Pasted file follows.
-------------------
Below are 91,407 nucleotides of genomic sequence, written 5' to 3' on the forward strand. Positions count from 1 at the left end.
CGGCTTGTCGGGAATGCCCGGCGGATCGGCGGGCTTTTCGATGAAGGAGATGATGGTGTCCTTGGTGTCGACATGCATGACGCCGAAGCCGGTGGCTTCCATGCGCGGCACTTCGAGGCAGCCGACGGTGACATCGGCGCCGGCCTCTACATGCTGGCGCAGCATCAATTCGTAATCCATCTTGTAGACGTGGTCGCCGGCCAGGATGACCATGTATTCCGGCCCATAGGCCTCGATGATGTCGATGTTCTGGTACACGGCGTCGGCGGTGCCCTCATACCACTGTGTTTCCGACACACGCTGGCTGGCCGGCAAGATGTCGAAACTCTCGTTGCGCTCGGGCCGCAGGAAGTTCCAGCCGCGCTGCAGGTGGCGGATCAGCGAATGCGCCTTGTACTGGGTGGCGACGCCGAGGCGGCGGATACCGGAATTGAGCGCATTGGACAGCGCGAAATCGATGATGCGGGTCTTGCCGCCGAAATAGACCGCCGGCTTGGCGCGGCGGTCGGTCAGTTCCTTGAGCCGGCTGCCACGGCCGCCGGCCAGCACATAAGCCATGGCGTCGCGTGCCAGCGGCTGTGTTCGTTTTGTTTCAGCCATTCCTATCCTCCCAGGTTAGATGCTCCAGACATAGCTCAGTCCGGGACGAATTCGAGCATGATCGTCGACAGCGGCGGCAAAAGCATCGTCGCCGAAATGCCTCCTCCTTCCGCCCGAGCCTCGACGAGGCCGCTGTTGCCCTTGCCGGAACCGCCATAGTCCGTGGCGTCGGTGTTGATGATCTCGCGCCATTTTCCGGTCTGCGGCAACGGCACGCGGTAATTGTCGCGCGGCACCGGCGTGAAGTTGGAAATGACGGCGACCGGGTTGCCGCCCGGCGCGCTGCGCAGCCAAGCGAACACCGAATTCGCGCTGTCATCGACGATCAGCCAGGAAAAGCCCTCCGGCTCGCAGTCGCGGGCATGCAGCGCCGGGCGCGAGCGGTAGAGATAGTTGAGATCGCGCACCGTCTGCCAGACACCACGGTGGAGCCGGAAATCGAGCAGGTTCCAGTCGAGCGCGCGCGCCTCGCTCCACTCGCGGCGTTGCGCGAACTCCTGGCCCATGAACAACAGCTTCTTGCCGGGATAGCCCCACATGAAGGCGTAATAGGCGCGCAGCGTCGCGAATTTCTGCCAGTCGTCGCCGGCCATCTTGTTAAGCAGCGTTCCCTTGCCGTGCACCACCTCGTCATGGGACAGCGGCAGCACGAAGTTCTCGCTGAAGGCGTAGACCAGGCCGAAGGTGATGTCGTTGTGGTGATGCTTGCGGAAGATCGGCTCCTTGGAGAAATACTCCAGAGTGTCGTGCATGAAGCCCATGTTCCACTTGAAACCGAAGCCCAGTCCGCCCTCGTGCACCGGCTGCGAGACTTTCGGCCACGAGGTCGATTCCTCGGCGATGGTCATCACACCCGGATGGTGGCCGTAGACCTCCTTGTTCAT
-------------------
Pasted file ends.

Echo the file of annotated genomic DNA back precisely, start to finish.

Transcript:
Below are 91,407 nucleotides of genomic sequence, written 5' to 3' on the forward strand. Positions count from 1 at the left end.
CGGCTTGTCGGGAATGCCCGGCGGATCGGCGGGCTTTTCGATGAAGGAGATGATGGTGTCCTTGGTGTCGACATGCATGACGCCGAAGCCGGTGGCTTCCATGCGCGGCACTTCGAGGCAGCCGACGGTGACATCGGCGCCGGCCTCTACATGCTGGCGCAGCATCAATTCGTAATCCATCTTGTAGACGTGGTCGCCGGCCAGGATGACCATGTATTCCGGCCCATAGGCCTCGATGATGTCGATGTTCTGGTACACGGCGTCGGCGGTGCCCTCATACCACTGTGTTTCCGACACACGCTGGCTGGCCGGCAAGATGTCGAAACTCTCGTTGCGCTCGGGCCGCAGGAAGTTCCAGCCGCGCTGCAGGTGGCGGATCAGCGAATGCGCCTTGTACTGGGTGGCGACGCCGAGGCGGCGGATACCGGAATTGAGCGCATTGGACAGCGCGAAATCGATGATGCGGGTCTTGCCGCCGAAATAGACCGCCGGCTTGGCGCGGCGGTCGGTCAGTTCCTTGAGCCGGCTGCCACGGCCGCCGGCCAGCACATAAGCCATGGCGTCGCGTGCCAGCGGCTGTGTTCGTTTTGTTTCAGCCATTCCTATCCTCCCAGGTTAGATGCTCCAGACATAGCTCAGTCCGGGACGAATTCGAGCATGATCGTCGACAGCGGCGGCAAAAGCATCGTCGCCGAAATGCCTCCTCCTTCCGCCCGAGCCTCGACGAGGCCGCTGTTGCCCTTGCCGGAACCGCCATAGTCCGTGGCGTCGGTGTTGATGATCTCGCGCCATTTTCCGGTCTGCGGCAACGGCACGCGGTAATTGTCGCGCGGCACCGGCGTGAAGTTGGAAATGACGGCGACCGGGTTGCCGCCCGGCGCGCTGCGCAGCCAAGCGAACACCGAATTCGCGCTGTCATCGACGATCAGCCAGGAAAAGCCCTCCGGCTCGCAGTCGCGGGCATGCAGCGCCGGGCGCGAGCGGTAGAGATAGTTGAGATCGCGCACCGTCTGCCAGACACCACGGTGGAGCCGGAAATCGAGCAGGTTCCAGTCGAGCGCGCGCGCCTCGCTCCACTCGCGGCGTTGCGCGAACTCCTGGCCCATGAACAACAGCTTCTTGCCGGGATAGCCCCACATGAAGGCGTAATAGGCGCGCAGCGTCGCGAATTTCTGCCAGTCGTCGCCGGCCATCTTGTTAAGCAGCGTTCCCTTGCCGTGCACCACCTCGTCATGGGACAGCGGCAGCACGAAGTTCTCGCTGAAGGCGTAGACCAGGCCGAAGGTGATGTCGTTGTGGTGATGCTTGCGGAAGATCGGCTCCTTGGAGAAATACTCCAGAGTGTCGTGCATGAAGCCCATGTTCCACTTGAAACCGAAGCCCAGTCCGCCCTCGTGCACCGGCTGCGAGACTTTCGGCCACGAGGTCGATTCCTCGGCGATGGTCATCACACCCGGATGGTGGCCGTAGACCTCCTTGTTCAT